Monday, November 30, 2009

A hugely important Web site

The Royal Society, the world's oldest scientific institution, has made available on a special Web site sixty of its most historic and profound documents. These are of incalculable importance to anyone interested in the history of knowledge, and particularly to anyone involved with education (even if it's only wanting to make sure your own kids get a decent one!).

The Daily Mail reports:

Landmark moments in the history of science, from a grisly early blood transfusion to Stephen Hawking's theories about black holes, have been celebrated online today to mark the 350th birthday of the Royal Society.

For the first time, original manuscripts of papers published by the world's oldest scientific institution have been made available to the public via the internet.

Among the highlights from the interactive 'Trailblazing' site are Sir Isaac Newton's landmark research on white light being made up by a rainbow of colours and Benjamin Franklin's famous kite-flying experiment to identify the electrical nature of lightning in 1752.

Newton's reflecting telescope, the first such instrument in the world

Also included is a 1770 study confirming the young Mozart as a musical child genius, and Professor Stephen Hawking's early writings on black holes.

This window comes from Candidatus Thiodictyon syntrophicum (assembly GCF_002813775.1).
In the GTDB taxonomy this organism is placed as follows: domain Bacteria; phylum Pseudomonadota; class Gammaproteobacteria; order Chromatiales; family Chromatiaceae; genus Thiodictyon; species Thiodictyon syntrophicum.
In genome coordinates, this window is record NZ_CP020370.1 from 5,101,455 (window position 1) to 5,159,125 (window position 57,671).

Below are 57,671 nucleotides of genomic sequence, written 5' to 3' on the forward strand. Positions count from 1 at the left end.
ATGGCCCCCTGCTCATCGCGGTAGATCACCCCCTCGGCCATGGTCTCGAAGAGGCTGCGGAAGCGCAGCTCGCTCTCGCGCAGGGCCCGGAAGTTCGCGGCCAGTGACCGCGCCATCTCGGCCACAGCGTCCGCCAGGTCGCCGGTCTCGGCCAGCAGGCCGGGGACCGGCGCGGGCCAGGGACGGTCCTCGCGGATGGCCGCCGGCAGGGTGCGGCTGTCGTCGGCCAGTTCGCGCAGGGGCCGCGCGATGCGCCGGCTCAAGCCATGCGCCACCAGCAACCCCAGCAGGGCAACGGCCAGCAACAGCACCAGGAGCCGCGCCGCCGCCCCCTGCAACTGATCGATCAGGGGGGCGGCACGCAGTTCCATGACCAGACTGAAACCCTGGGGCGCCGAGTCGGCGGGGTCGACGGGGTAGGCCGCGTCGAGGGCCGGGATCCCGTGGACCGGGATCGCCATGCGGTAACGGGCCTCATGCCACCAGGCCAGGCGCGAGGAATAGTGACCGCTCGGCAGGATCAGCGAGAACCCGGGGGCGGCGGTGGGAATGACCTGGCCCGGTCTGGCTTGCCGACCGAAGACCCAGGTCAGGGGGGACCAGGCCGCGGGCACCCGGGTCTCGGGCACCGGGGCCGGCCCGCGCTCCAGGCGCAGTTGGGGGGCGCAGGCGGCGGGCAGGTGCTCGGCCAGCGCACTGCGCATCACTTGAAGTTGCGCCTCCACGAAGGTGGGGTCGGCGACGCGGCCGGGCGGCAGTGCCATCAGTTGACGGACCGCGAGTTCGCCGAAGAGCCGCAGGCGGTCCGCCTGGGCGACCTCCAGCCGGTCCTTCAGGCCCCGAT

They are among 60 articles chosen from among 60,000 that have appeared in the Royal Society's journals. The publications include Philosophical Transactions (Phil. Trans.), the oldest continuously published scientific journal in the world.

There's more at the link.

This is an immensely valuable resource. I've already spent a couple of hours browsing through it, and you may be sure I'll be spending a lot more time there! Here, for example, is a facsimile image of an extract from the original 1671 article by Sir Isaac Newton on light and colors (link is to a PDF image of the article):

That article appeared 340 years ago . . . yet Newton's discoveries are still at the root of all our work with lenses, colors, etc. If you wear spectacles (even non-corrective sunglasses) or contact lenses; if you use microscopes, binoculars, telescopes, telescopic rifle sights, and the like; if you have medical samples taken for laboratory testing; if you use a spectrometer in any shape or form; then you're using the fruits of Newton's research. That's how fundamental this treasure-trove of articles is to our understanding of nature.

I can't recommend this new Web site too highly. Fascinating reading, of enormous historical and scientific importance, and an invaluable resource for school, college or just plain old curiosity about the world we live in. Go read, and learn.


1 comment:

Old NFO said...

WOW! I'm putting this on my favorites, for when I have a few extra minutes! Excellent site!